Local Market Changes and the Future of Real Estate
Local market rules may undergo changes based on the ongoing court cases and broader market shifts. For instance, the Real Estate Board of New York (REBNY), an organization independent of NAR, recently announced upcoming changes to its rules to promote transparency and consumer confidence in the residential marketplace. Starting January 1, offers of compensation to buy-side brokers must originate from the seller/owner, with listing brokers no longer permitted to make compensation offers on the seller's behalf. Instead, the buyer's broker will be directly compensated by the seller or owner of the exclusive property, as customary in the New York City area.
According to REBNY, this change represents the future of residential real estate transactions, and they anticipate other listing services to follow suit. These evolving market dynamics indicate a shift in the way real estate transactions are conducted.
Commissions and Negotiation
Currently, real estate professionals are not required to change their business practices while the legal challenges are ongoing. However, NAR strongly recommends the use of buyer representation agreements for clarity and understanding. NAR also urges its members to inform clients that commissions are negotiable and are set between brokers and their clients.
Another separate lawsuit involving multiple markets against NAR and brokerages could go to trial next year, and a recently filed nationwide lawsuit adds to the legal challenges. Regardless of the outcome in the Missouri court or any other courtroom, one thing is certain: there is no going back to the way things were, as noted by Glenn Kelman in his post-verdict analysis.
Real estate professionals should stay informed and pay attention to the evolving landscape. Vickey Barron, a licensed associate real estate broker with Compass in New York City, advises reading the fine print and staying informed for the sake of both the business and clients' best interests.
In conclusion, the recent jury verdict against NAR and major residential brokerages has the potential to reshape the residential real estate industry. The impact on real estate agents, homebuyers, and sellers is significant, with potential changes in commission structures and market practices. As the legal battles progress and market conditions evolve, real estate professionals need to adapt and stay informed to navigate the changing landscape successfully.
A Potential Game-Changer for New Business Formation
The recent court verdict against the National Association of Realtors (NAR) and major residential brokerages could potentially revolutionize the residential real estate industry. This landmark decision has the potential to disrupt traditional commission structures and business practices, making it a hot topic for those considering new business formation in the industry.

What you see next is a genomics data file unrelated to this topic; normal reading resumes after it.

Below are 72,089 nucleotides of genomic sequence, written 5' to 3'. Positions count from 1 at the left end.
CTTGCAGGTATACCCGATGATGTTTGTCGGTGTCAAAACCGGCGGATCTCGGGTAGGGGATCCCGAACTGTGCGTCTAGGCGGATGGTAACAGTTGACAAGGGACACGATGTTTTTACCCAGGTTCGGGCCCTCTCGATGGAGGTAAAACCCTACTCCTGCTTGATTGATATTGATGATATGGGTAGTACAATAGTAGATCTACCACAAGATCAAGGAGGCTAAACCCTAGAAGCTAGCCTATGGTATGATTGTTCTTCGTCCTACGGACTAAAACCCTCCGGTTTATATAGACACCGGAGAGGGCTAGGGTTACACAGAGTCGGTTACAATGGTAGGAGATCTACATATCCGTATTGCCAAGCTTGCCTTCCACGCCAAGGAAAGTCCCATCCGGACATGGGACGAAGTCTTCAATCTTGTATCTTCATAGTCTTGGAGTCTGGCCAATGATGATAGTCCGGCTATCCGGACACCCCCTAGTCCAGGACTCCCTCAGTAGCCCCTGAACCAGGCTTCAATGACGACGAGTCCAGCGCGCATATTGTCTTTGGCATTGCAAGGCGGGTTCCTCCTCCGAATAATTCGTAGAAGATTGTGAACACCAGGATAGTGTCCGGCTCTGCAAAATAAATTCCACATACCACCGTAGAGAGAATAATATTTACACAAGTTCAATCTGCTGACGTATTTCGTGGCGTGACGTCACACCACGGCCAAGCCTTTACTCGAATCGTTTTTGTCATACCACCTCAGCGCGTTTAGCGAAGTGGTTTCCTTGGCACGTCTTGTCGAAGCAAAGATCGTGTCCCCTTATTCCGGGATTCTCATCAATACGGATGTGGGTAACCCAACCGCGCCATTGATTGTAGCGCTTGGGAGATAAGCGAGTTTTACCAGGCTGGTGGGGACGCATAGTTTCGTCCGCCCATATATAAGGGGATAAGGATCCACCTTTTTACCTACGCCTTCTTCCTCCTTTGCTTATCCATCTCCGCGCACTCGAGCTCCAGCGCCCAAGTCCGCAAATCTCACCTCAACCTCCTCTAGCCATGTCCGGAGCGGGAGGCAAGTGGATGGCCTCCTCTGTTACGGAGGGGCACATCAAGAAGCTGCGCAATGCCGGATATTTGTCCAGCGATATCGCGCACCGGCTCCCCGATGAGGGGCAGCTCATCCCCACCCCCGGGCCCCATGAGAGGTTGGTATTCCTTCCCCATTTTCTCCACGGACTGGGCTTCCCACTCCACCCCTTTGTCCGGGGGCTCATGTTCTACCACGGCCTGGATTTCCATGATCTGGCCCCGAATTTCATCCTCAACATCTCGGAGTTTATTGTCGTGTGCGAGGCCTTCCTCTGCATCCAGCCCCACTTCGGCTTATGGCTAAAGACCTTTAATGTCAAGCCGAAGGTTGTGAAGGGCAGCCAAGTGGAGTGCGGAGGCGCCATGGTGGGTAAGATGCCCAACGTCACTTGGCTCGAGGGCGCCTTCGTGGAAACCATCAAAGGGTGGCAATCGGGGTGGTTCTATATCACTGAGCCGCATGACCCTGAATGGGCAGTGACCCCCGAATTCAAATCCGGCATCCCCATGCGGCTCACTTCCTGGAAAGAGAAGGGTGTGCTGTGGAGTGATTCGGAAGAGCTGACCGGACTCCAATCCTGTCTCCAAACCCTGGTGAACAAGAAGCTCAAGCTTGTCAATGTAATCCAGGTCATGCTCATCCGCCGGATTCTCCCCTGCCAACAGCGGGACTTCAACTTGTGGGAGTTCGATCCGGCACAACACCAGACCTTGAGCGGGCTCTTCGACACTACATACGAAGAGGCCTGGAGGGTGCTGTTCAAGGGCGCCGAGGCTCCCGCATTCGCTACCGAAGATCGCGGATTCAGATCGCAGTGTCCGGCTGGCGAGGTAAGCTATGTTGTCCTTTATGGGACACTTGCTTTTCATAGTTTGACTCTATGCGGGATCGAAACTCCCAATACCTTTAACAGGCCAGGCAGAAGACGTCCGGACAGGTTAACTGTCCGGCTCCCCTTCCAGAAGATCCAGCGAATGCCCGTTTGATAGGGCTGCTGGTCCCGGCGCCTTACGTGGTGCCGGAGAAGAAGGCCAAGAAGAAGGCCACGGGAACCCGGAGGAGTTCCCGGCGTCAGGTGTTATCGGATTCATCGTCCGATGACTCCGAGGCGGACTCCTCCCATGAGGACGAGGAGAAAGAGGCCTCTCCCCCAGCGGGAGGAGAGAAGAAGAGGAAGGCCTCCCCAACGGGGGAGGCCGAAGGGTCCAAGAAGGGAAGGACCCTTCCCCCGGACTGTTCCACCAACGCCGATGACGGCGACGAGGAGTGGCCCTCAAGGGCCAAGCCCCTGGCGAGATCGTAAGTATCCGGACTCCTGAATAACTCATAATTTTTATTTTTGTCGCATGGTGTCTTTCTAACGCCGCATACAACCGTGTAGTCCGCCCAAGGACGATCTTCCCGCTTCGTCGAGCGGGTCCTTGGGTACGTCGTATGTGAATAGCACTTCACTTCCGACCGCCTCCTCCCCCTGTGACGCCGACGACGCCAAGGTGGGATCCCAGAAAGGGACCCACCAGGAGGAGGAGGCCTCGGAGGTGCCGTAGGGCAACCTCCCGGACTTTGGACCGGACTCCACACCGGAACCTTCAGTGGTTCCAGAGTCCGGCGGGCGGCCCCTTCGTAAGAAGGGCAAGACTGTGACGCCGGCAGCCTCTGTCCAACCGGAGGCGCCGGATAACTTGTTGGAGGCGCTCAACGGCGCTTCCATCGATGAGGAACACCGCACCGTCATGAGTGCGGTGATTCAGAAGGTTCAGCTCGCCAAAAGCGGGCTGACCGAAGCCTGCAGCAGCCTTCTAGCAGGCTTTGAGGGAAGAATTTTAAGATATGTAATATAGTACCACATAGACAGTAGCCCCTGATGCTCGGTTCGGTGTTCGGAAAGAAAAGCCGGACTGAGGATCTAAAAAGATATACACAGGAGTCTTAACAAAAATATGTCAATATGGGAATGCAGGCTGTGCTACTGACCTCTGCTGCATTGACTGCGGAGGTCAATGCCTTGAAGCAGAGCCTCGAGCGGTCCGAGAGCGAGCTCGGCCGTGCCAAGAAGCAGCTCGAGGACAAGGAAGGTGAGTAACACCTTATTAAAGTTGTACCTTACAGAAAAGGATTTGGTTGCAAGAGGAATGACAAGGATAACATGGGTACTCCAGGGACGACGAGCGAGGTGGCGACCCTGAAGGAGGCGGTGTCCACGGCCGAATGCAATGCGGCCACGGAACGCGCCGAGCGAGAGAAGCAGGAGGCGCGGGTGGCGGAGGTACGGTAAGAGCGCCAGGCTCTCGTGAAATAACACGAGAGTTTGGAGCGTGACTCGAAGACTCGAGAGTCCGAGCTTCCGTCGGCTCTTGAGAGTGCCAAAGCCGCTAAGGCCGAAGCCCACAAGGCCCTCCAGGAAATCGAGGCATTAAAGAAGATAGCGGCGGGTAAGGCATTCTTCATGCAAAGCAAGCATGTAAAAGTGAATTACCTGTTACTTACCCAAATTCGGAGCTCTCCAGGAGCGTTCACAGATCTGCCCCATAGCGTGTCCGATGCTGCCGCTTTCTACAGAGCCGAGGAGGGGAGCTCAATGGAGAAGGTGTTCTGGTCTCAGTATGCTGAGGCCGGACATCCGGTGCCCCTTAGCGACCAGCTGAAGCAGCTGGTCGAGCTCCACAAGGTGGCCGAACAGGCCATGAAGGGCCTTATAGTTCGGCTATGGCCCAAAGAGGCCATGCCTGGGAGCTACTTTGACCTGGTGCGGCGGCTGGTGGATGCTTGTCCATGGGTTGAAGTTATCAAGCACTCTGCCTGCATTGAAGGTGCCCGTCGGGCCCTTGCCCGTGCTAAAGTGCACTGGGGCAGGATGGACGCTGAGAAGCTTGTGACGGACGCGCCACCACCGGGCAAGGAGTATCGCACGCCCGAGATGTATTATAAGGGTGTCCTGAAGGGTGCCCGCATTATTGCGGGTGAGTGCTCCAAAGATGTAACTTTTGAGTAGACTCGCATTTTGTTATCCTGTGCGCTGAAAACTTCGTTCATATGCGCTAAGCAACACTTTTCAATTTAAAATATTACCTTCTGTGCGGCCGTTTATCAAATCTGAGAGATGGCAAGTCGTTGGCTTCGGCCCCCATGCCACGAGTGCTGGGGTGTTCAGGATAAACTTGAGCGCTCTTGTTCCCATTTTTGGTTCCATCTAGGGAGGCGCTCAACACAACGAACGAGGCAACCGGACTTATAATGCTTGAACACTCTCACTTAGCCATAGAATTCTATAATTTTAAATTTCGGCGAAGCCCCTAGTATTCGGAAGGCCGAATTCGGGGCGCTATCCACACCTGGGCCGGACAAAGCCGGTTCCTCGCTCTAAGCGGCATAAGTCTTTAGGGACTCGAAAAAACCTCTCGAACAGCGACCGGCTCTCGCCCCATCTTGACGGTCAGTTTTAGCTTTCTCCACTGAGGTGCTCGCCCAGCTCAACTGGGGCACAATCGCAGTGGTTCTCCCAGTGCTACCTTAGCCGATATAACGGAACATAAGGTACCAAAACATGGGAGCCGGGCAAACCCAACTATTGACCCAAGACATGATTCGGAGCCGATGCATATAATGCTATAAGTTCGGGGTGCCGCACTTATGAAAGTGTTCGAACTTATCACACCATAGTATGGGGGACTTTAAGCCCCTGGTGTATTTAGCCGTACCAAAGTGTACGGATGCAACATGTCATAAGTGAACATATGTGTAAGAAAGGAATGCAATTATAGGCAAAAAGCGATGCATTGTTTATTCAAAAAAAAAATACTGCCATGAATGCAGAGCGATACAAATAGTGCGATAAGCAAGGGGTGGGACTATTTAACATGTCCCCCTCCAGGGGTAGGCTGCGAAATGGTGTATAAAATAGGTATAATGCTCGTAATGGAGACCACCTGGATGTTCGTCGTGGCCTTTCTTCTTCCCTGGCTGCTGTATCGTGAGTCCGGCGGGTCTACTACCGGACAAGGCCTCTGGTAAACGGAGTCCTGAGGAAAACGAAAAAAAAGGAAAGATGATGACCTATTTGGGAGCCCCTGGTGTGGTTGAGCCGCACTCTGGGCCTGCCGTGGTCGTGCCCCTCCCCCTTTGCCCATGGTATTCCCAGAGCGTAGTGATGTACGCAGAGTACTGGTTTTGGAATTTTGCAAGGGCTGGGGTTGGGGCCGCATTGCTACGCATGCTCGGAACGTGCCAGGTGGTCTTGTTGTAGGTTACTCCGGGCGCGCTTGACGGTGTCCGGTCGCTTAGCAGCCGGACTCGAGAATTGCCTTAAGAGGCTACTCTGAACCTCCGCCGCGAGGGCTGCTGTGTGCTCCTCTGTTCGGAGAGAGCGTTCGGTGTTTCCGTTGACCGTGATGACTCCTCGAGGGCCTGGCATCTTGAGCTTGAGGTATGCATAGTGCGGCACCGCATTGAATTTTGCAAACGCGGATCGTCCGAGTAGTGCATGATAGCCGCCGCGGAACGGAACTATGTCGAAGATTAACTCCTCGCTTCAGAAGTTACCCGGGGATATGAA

Implications for New Entrants
For new entrants in the real estate market, this could mean navigating a landscape where buyer brokers may no longer be overpaid, and commission rates may not be as high as they once were. The plaintiffs' argument that NAR rules and corporate defendants' practices contribute to fixed pricing could lead to significant policy changes that impact realtors' earnings.
Adapting to a Changing Landscape
The potential for change is already causing ripples in the market, with shares of Re/Max Holdings dropping over 8% due to concerns about litigation. The verdict arrives at a challenging time for real estate agents, with rising interest rates exacerbating an existing affordability crisis in the U.S. housing market. This scenario could potentially alter the dynamics of the market, with buyers seeking properties independently to save money and negotiate with listing agents directly.
The Future of Real Estate Transactions
Local market rules may also undergo changes based on the ongoing court cases and broader market shifts. For instance, the Real Estate Board of New York (REBNY) recently announced changes to its rules to promote transparency and consumer confidence in the residential marketplace. These evolving market dynamics indicate a shift in the way real estate transactions are conducted, which new businesses will need to adapt to.
Staying Informed and Adapting
As the legal battles progress and market conditions evolve, real estate professionals and new businesses need to stay informed and adapt to navigate the changing landscape successfully. Regardless of the outcome in the Missouri court or any other courtroom, one thing is certain: there is no going back to the way things were. This hot take suggests that the recent jury verdict could be a potential game-changer for new business formation in the residential real estate industry.